The Poincaré upper half-plane (with a boundary consisting of the real line together with the point at infinity ) carries an action of the projective special linear group

via fractional linear transformations:

Here and in the rest of the post we will abuse notation by identifying elements of the special linear group with their equivalence class in ; this will occasionally create or remove a factor of two in our formulae, but otherwise has very little effect, though one has to check that various definitions and expressions (such as (1)) are unaffected if one replaces a matrix by its negation . In particular, we recommend that the reader ignore the signs that appear from time to time in the discussion below.

As the action of on is transitive, and any given point in (e.g. ) has a stabiliser isomorphic to the projective rotation group , we can view the Poincaré upper half-plane as a homogeneous space for , and more specifically the quotient space of of a maximal compact subgroup . In fact, we can make the half-plane a symmetric space for , by endowing with the Riemannian metric

(using Cartesian coordinates ), which is invariant with respect to the action. Like any other Riemannian metric, the metric on generates a number of other important geometric objects on , such as the distance function which can be computed to be given by the formula

the volume measure , which can be computed to be

and the Laplace-Beltrami operator, which can be computed to be (here we use the negative definite sign convention for ). As the metric was -invariant, all of these quantities arising from the metric are similarly -invariant in the appropriate sense.

The Gauss curvature of the Poincaré half-plane can be computed to be the constant , thus is a model for two-dimensional hyperbolic geometry, in much the same way that the unit sphere in is a model for two-dimensional spherical geometry (or is a model for two-dimensional Euclidean geometry). (Indeed, is isomorphic (via projection to a null hyperplane) to the upper unit hyperboloid in the Minkowski spacetime , which is the direct analogue of the unit sphere in Euclidean spacetime or the plane in Galilean spacetime .)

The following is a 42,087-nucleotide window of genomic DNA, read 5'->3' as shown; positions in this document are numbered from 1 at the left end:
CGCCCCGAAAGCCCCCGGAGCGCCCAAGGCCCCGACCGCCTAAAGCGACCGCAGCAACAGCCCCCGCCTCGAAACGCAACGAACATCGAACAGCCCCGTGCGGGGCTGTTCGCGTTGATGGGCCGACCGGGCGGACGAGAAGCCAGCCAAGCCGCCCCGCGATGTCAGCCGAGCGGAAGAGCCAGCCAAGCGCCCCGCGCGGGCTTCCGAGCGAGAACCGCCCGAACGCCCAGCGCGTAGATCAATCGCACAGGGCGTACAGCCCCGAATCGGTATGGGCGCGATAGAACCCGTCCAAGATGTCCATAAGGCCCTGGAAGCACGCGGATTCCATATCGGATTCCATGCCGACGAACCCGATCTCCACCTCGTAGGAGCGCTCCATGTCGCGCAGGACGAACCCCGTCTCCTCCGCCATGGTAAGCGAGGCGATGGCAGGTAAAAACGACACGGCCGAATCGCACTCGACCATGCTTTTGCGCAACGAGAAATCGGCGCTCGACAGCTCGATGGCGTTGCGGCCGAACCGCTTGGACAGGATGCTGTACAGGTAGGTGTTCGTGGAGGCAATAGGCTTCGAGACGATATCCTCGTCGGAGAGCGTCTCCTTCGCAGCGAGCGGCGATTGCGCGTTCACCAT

One can inject arithmetic into this geometric structure by passing from the Lie group to the full modular group

or congruence subgroups such as

for natural number , or to the discrete stabiliser of the point at infinity:

These are discrete subgroups of , nested by the subgroup inclusions

There are many further discrete subgroups of (known collectively as Fuchsian groups) that one could consider, but we will focus attention on these three groups in this post.

Any discrete subgroup of generates a quotient space , which in general will be a non-compact two-dimensional orbifold. One can understand such a quotient space by working with a fundamental domain – a set consisting of a single representative of each of the orbits of in . This fundamental domain is by no means uniquely defined, but if the fundamental domain is chosen with some reasonable amount of regularity, one can view as the fundamental domain with the boundaries glued together in an appropriate sense. Among other things, fundamental domains can be used to induce a volume measure on from the volume measure on (restricted to a fundamental domain). By abuse of notation we will refer to both measures simply as when there is no chance of confusion.

For instance, a fundamental domain for is given (up to null sets) by the strip , with identifiable with the cylinder formed by gluing together the two sides of the strip. A fundamental domain for is famously given (again up to null sets) by an upper portion , with the left and right sides again glued to each other, and the left and right halves of the circular boundary glued to itself. A fundamental domain for can be formed by gluing together

copies of a fundamental domain for in a rather complicated but interesting fashion.

While fundamental domains can be a convenient choice of coordinates to work with for some computations (as well as for drawing appropriate pictures), it is geometrically more natural to avoid working explicitly on such domains, and instead work directly on the quotient spaces . In order to analyse functions on such orbifolds, it is convenient to lift such functions back up to and identify them with functions which are *-automorphic* in the sense that for all and . Such functions will be referred to as -automorphic forms, or *automorphic forms* for short (we always implicitly assume all such functions to be measurable). (Strictly speaking, these are the automorphic forms with trivial factor of automorphy; one can certainly consider other factors of automorphy, particularly when working with holomorphic modular forms, which corresponds to sections of a more non-trivial line bundle over than the trivial bundle that is implicitly present when analysing scalar functions . However, we will not discuss this (important) more general situation here.)

An important way to create a -automorphic form is to start with a non-automorphic function obeying suitable decay conditions (e.g. bounded with compact support will suffice) and form the Poincaré series defined by

which is clearly -automorphic. (One could equivalently write in place of here; there are good argument for both conventions, but I have ultimately decided to use the convention, which makes explicit computations a little neater at the cost of making the group actions work in the opposite order.) Thus we naturally see sums over associated with -automorphic forms. A little more generally, given a subgroup of and a -automorphic function of suitable decay, we can form a relative Poincaré series by